In 1948 he moved to his childhood summer home, Stonington, Connecticut, and started his own marine electronics business, York Marine Radio, a pioneer in providing communication and navigation electronics for local fishermen as well as private yachts in that area. He also provided land-based communication for the Connecticut Highway, police and fire departments. He was a registered professional engineer in Connecticut. He was a co-founder of the National Marine Electronics Association.
In 1963 he moved his business to San Juan, Puerto Rico, where for 13 years he was the leading electronics service center for commercial vessels, including cruise ships as well as yachts. His work often brought him to St. Croix, and eventually, he and his wife, Nina, relocated in 1976 to spend the rest of his life here. Despite advancing years, he continued active in his business until he was nearly 80, and stayed physically active till shortly before his passing. In his retirement, he and Nina have supported many community organizations. He will be remembered for his great sense of humor and the many stories he loved to tell.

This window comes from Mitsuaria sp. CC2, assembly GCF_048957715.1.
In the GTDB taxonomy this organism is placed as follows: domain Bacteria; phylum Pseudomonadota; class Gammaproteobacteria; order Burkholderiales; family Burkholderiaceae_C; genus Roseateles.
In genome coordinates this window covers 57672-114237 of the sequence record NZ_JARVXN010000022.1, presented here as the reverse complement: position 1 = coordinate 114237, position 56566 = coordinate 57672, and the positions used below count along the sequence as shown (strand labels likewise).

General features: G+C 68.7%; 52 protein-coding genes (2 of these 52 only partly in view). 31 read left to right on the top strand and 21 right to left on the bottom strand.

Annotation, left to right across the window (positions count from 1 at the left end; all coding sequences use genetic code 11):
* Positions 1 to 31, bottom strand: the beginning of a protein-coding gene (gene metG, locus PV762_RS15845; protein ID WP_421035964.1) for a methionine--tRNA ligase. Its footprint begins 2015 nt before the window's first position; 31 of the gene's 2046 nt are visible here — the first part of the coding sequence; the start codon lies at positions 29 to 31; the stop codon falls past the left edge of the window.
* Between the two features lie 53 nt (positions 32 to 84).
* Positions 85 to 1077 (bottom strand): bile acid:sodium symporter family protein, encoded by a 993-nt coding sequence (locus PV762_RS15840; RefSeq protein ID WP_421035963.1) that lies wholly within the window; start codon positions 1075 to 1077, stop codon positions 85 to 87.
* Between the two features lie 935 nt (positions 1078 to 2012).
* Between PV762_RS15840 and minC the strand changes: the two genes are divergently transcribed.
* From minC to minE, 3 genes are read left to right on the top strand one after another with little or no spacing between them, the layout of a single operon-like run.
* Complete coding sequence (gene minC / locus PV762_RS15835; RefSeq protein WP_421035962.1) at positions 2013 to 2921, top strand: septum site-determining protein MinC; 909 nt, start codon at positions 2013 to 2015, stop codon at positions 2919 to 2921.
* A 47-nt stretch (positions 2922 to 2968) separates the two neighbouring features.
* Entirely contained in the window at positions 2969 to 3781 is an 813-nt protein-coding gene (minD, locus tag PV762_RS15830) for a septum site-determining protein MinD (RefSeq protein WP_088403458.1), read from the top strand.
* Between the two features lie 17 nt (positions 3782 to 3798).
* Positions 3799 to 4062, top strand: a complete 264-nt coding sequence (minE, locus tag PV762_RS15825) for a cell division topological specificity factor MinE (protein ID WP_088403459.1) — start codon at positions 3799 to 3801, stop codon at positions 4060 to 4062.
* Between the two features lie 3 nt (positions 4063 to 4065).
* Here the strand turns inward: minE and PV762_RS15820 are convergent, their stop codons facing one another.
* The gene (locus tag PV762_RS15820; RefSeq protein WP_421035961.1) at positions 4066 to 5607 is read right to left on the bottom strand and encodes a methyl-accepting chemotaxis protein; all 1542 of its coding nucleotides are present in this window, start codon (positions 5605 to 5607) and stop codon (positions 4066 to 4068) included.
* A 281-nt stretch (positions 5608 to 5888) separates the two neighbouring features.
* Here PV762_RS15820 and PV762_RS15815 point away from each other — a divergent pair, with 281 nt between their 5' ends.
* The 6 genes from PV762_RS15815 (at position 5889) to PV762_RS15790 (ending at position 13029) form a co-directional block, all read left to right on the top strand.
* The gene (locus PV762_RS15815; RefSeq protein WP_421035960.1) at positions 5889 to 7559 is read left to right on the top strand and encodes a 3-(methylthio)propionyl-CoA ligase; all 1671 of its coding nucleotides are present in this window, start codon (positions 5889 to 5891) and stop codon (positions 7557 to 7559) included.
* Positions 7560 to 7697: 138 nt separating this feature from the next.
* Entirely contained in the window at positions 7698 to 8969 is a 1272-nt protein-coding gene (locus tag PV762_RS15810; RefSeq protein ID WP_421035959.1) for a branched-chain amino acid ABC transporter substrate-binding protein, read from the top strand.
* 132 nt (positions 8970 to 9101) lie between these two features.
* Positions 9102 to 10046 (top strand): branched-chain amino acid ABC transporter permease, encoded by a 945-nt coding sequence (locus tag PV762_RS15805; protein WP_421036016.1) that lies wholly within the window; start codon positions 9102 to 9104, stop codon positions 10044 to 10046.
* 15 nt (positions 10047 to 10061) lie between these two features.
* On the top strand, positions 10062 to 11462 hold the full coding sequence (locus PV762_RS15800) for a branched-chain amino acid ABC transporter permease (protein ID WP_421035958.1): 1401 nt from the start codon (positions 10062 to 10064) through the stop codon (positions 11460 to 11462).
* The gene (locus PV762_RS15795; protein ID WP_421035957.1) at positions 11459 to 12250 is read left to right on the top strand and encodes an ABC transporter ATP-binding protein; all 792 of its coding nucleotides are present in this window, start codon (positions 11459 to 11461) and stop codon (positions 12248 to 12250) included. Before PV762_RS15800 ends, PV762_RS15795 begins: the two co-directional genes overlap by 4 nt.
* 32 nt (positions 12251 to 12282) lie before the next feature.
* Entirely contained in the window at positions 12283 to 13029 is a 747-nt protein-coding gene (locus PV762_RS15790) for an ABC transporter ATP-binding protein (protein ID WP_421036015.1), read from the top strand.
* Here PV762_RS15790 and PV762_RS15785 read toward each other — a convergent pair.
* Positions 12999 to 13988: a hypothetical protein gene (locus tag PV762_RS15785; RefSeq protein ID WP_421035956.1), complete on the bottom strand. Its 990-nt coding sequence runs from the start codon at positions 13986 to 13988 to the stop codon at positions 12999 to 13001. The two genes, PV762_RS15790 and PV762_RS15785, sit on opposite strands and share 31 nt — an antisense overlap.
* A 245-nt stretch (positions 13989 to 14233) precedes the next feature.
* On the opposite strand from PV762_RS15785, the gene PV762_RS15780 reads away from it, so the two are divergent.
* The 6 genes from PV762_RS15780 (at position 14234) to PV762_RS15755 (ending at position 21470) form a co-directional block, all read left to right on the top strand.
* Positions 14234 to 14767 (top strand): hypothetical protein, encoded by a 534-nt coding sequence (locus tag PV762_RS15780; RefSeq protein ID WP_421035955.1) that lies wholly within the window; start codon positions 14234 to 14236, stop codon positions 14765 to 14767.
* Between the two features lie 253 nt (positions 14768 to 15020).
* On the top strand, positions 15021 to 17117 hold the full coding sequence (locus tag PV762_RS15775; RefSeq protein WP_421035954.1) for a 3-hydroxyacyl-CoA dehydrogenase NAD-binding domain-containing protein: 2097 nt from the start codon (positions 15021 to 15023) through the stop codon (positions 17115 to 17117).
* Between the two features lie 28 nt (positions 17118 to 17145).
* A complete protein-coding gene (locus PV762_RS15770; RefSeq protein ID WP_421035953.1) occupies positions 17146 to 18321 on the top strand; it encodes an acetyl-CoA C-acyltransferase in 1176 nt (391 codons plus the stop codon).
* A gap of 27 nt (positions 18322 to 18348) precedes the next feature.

He is survived by his wife of 46 years, Nina, originally from Denmark, his three children from a previous marriage to Rose de Rosa (now deceased): Gillian York Willard (Thomson Willard) of Baltimore, Md.; Edward P. York III (Elizabeth Hager) of San Francisco, Calif.; and Eugene “Wick” York, (Georgia “Rodi” York) of Stonington, Conn. He is also survived by his stepson, Michael Crumpton (Marjetta Geerling) of Miami Beach, Fla.; grandchildren: Gillian Shafer of Baltimore Md. and LeBaron S. Willard of New York, NY; and great-grandchildren MacLean Shafer and Hadley Shafer.
Edward will be buried at the York family cemetery plot in Stonington, Conn. A celebration of his life is scheduled for 3 p.m., Jan. 23, at St. George Village Botanical Garden. Donations in his memory may be made to Continuum Care Hospice, St. Croix Cardiac Center, St. Croix Foundation, or St. Croix Animal Welfare Center.